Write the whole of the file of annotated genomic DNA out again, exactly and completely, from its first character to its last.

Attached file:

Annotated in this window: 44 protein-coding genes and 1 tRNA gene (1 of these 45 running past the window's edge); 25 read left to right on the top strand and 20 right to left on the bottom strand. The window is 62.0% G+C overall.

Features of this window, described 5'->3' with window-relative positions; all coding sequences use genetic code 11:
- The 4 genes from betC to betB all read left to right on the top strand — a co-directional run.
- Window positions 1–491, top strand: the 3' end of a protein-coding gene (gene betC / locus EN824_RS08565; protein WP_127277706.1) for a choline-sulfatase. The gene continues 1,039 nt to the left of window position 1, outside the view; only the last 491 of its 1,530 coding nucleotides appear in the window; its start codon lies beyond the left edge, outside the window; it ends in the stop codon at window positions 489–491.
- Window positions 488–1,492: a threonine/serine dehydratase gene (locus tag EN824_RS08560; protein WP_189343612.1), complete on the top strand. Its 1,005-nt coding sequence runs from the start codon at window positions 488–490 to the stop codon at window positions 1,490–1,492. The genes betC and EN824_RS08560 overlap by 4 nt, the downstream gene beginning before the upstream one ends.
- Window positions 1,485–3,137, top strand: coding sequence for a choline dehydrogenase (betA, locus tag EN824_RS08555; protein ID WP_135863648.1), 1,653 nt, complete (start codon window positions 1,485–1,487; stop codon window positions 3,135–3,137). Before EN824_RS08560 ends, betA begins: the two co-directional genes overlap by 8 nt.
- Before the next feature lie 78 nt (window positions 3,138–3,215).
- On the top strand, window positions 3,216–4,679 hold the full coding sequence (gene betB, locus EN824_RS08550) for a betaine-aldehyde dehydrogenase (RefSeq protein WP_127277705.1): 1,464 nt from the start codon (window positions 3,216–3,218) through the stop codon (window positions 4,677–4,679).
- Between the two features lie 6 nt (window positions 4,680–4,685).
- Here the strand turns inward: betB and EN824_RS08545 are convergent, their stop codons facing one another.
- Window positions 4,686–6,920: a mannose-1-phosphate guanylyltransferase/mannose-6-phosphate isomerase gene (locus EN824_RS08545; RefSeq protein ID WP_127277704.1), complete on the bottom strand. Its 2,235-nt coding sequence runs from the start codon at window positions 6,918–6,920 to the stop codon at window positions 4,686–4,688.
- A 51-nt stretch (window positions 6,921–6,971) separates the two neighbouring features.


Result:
Annotated in this window: 44 protein-coding genes and 1 tRNA gene (1 of these 45 running past the window's edge); 25 read left to right on the top strand and 20 right to left on the bottom strand. The window is 62.0% G+C overall.

Features of this window, described 5'->3' with window-relative positions; all coding sequences use genetic code 11:
- The 4 genes from betC to betB all read left to right on the top strand — a co-directional run.
- Window positions 1–491, top strand: the 3' end of a protein-coding gene (gene betC / locus EN824_RS08565; protein WP_127277706.1) for a choline-sulfatase. The gene continues 1,039 nt to the left of window position 1, outside the view; only the last 491 of its 1,530 coding nucleotides appear in the window; its start codon lies beyond the left edge, outside the window; it ends in the stop codon at window positions 489–491.
- Window positions 488–1,492: a threonine/serine dehydratase gene (locus tag EN824_RS08560; protein WP_189343612.1), complete on the top strand. Its 1,005-nt coding sequence runs from the start codon at window positions 488–490 to the stop codon at window positions 1,490–1,492. The genes betC and EN824_RS08560 overlap by 4 nt, the downstream gene beginning before the upstream one ends.
- Window positions 1,485–3,137, top strand: coding sequence for a choline dehydrogenase (betA, locus tag EN824_RS08555; protein ID WP_135863648.1), 1,653 nt, complete (start codon window positions 1,485–1,487; stop codon window positions 3,135–3,137). Before EN824_RS08560 ends, betA begins: the two co-directional genes overlap by 8 nt.
- Before the next feature lie 78 nt (window positions 3,138–3,215).
- On the top strand, window positions 3,216–4,679 hold the full coding sequence (gene betB, locus EN824_RS08550) for a betaine-aldehyde dehydrogenase (RefSeq protein WP_127277705.1): 1,464 nt from the start codon (window positions 3,216–3,218) through the stop codon (window positions 4,677–4,679).
- Between the two features lie 6 nt (window positions 4,680–4,685).
- Here the strand turns inward: betB and EN824_RS08545 are convergent, their stop codons facing one another.
- Window positions 4,686–6,920: a mannose-1-phosphate guanylyltransferase/mannose-6-phosphate isomerase gene (locus EN824_RS08545; RefSeq protein ID WP_127277704.1), complete on the bottom strand. Its 2,235-nt coding sequence runs from the start codon at window positions 6,918–6,920 to the stop codon at window positions 4,686–4,688.
- A 51-nt stretch (window positions 6,921–6,971) separates the two neighbouring features.